I should add that when my client’s stakeholders are upset, my client is bound to be upset too. If you run a refinery and your neighbors are trying to shut you down, for example, you’re not only coping with their outrage; you’re coping with your own as well. The only difference is my clients’ opponents know they’re outraged; they come to meetings and yell at the client. But my client is likely to have suppressed his own outrage; it leaks out as passive-aggressive or defensive behavior: cold, rigid, unhelpful and unempathic courtesy, for example.

The same is true in a genuine crisis – a plant explosion, for example. Neighbors and employees are rightly frightened. Management is frightened too. Just like everyone else, they’re frightened for their safety. They’re also frightened about damage to the business, and they’re frightened that they’ll do a poor job of managing the crisis. Again, they’re likely to disavow their own fears – so they project those fears onto their stakeholders. One of the reasons why crisis managers so often imagine the public is about to panic – even though it isn’t – is because they are projecting their own disavowed panicky feeling.

So I need to help my clients communicate empathically with their stakeholders, who are often overtly upset. And I need to communicate empathically with my clients, who are often just as upset but hiding it, even from themselves. I have therefore become a seat-of-the-pants expert – or at least very opinionated – about empathic communication in high-stress situations.

For most people, empathic communication in high-stress situations is an unnatural act. Even people who are pretty good at communicating empathically with other people are likely to see their skills deteriorate just when they need those skills the most: when everyone in the room it tense.

  • That’s why it’s important to have rules, principles, guidelines – something to follow when your empathic intuition is at its worst.
  • And that’s why it’s important to practice in more ordinary situations … when intuition fails you, as it is likely to do in high-stress situations, what you have to fall back on is guidelines and habit.

Most of you don’t routinely provide advice about risk controversies and health and safety emergencies. But you, too, do a lot of your work in high-stress situations, where people are upset:

  1. Your client may be upset about the situation … certainly upset enough to call you in. And perhaps the client is upset about not knowing how to manage the situation, about having had to call you in (especially if somebody even higher in the organization pushed your client to do so).
  2. Your client may be upset at third parties (the way my clients are) … especially if third parties are upset at your client. There’s a dispute of some sort going on between your client and someone else (another company, a regulator, a union, whatever), and your advice comes in the context of that dispute.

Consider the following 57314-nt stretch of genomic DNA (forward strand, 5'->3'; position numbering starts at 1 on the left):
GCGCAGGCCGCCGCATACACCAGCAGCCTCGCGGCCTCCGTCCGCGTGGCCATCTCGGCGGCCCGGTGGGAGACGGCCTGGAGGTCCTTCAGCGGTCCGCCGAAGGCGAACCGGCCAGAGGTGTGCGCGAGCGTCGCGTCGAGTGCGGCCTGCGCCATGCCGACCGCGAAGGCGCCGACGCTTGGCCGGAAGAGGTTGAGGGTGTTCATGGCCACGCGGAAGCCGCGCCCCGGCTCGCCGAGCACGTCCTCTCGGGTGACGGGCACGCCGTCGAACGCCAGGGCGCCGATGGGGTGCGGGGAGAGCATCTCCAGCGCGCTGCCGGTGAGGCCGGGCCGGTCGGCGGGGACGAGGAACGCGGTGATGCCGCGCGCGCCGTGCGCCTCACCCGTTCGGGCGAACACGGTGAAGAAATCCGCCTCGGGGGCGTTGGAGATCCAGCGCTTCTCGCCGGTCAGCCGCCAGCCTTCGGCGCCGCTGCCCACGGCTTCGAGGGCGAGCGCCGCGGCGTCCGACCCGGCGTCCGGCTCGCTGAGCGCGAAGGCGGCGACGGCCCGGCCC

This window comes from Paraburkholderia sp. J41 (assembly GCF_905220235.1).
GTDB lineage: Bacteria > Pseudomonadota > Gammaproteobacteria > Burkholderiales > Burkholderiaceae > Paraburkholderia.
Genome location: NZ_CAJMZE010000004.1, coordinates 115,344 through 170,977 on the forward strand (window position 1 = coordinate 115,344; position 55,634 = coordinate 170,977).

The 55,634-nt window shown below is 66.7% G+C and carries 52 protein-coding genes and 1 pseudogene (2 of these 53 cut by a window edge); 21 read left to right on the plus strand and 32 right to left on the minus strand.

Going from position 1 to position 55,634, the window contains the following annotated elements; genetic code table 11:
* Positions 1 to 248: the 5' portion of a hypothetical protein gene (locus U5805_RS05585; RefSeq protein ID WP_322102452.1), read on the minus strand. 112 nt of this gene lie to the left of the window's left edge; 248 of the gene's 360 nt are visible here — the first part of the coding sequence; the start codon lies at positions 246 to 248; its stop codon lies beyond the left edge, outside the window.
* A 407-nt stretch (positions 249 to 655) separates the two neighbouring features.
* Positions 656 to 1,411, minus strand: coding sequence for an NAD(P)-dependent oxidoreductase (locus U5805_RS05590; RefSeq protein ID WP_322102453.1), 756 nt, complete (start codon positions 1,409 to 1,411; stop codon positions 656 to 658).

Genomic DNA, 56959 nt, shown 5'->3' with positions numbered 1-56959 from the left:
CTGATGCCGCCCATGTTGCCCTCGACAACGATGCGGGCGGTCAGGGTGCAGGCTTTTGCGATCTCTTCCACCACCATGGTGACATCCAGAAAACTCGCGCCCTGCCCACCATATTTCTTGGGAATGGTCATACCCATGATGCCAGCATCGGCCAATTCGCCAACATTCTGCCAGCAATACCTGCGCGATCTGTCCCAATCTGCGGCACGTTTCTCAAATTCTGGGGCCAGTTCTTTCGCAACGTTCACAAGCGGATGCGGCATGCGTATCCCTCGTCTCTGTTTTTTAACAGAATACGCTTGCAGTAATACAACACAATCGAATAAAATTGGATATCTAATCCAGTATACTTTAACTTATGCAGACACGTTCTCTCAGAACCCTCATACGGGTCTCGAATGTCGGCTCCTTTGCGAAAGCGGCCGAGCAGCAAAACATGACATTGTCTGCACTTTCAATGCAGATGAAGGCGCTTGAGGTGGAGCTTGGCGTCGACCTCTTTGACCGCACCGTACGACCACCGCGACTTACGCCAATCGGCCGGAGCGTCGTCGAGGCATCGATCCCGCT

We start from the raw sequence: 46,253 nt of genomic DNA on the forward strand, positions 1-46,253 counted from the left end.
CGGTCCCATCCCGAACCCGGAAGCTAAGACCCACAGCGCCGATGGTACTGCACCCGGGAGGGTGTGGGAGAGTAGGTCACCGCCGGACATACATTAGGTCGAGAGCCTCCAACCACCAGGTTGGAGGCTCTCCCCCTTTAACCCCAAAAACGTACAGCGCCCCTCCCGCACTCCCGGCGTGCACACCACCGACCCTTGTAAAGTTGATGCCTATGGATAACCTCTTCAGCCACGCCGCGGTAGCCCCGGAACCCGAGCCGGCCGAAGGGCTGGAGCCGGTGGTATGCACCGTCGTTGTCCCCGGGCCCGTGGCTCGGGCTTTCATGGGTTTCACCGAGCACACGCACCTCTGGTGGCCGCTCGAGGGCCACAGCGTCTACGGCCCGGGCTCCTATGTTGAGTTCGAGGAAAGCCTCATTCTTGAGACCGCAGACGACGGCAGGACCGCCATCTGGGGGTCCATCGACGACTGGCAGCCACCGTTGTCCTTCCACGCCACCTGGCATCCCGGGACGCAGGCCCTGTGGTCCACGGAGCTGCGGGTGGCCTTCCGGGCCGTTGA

3. Your client is typically an organization made up of many individuals, and they may be upset at each other. It may be their internal disagreement that led to your being brought in in the first place. You may be the referee. Or you may be one side’s ammunition. Or your advice may provoke internal disagreement. Disagreements within top management are not rare, and are often simmering just beneath the surface … which is why virtually all consulting, whatever else it is, is organizational development consulting and requires empathy.
  4. And of course your client may be upset at you – for charging too much, for accomplishing too little, for giving advice different from the advice the client was hoping to get, etc.
  5. And if the client is upset at you, the odds are good you are also upset at the client. You may be upset at the client anyway – for being unreasonable, ungrateful, unclear, and all the other “uns” clients so often are. (My wife and I have daydreamed for years about wearing underwear with the logo “Clients Are Turkeys” in order to discharge our hostility safely. We could manufacture a whole line of “safe hostility” underwear: “Patients Are Turkeys” for doctors; “Students Are Turkeys” for teachers; etc. And of course you might pick a more expressive word than “turkeys.”)

So that’s what I want to work on with you today: empathy in high-stress situations. But not just empathy: empathic communication. There are two different tasks here. One task is “getting” your client. The other task is communicating in a way that makes your client feel understood and supported.

How much of what I’m going to say applies also to empathy in less extreme situations – in the situations you confront every day? I hope you’ll tell me the answer to that question as we go along.

Why People Don’t Want Empathy Training

I think it’s unusually hard for my clients to sit still for empathy training, no matter how important to their business success it may be for them to deal more empathically with their stakeholders. I have given a lot of thought to why.